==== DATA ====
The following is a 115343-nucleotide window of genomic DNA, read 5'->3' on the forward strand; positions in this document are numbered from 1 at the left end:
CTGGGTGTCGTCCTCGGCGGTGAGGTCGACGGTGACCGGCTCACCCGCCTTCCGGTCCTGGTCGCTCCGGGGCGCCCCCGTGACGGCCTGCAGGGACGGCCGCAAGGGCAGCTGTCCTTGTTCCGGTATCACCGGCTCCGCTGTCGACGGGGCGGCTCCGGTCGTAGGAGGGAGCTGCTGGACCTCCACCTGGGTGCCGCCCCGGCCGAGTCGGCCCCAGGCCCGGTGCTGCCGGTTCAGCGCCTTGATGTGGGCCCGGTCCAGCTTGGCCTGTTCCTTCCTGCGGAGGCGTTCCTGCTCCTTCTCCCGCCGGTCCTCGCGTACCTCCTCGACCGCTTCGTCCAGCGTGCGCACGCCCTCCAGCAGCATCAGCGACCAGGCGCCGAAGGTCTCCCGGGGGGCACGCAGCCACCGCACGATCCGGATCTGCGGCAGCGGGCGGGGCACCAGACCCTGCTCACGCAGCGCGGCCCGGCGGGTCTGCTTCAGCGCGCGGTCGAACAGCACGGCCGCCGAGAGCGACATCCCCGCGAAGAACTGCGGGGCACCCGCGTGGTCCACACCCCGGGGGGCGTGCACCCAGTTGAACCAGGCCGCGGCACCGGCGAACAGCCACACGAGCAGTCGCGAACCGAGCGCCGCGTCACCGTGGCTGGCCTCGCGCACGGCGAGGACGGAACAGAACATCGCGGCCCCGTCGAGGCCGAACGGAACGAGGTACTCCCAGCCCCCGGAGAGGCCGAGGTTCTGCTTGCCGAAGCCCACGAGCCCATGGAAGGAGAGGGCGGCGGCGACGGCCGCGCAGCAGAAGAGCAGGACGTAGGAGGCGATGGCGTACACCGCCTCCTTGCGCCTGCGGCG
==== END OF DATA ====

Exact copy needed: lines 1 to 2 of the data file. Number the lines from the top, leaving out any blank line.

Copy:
The following is a 115343-nucleotide window of genomic DNA, read 5'->3' on the forward strand; positions in this document are numbered from 1 at the left end:
CTGGGTGTCGTCCTCGGCGGTGAGGTCGACGGTGACCGGCTCACCCGCCTTCCGGTCCTGGTCGCTCCGGGGCGCCCCCGTGACGGCCTGCAGGGACGGCCGCAAGGGCAGCTGTCCTTGTTCCGGTATCACCGGCTCCGCTGTCGACGGGGCGGCTCCGGTCGTAGGAGGGAGCTGCTGGACCTCCACCTGGGTGCCGCCCCGGCCGAGTCGGCCCCAGGCCCGGTGCTGCCGGTTCAGCGCCTTGATGTGGGCCCGGTCCAGCTTGGCCTGTTCCTTCCTGCGGAGGCGTTCCTGCTCCTTCTCCCGCCGGTCCTCGCGTACCTCCTCGACCGCTTCGTCCAGCGTGCGCACGCCCTCCAGCAGCATCAGCGACCAGGCGCCGAAGGTCTCCCGGGGGGCACGCAGCCACCGCACGATCCGGATCTGCGGCAGCGGGCGGGGCACCAGACCCTGCTCACGCAGCGCGGCCCGGCGGGTCTGCTTCAGCGCGCGGTCGAACAGCACGGCCGCCGAGAGCGACATCCCCGCGAAGAACTGCGGGGCACCCGCGTGGTCCACACCCCGGGGGGCGTGCACCCAGTTGAACCAGGCCGCGGCACCGGCGAACAGCCACACGAGCAGTCGCGAACCGAGCGCCGCGTCACCGTGGCTGGCCTCGCGCACGGCGAGGACGGAACAGAACATCGCGGCCCCGTCGAGGCCGAACGGAACGAGGTACTCCCAGCCCCCGGAGAGGCCGAGGTTCTGCTTGCCGAAGCCCACGAGCCCATGGAAGGAGAGGGCGGCGGCGACGGCCGCGCAGCAGAAGAGCAGGACGTAGGAGGCGATGGCGTACACCGCCTCCTTGCGCCTGCGGCG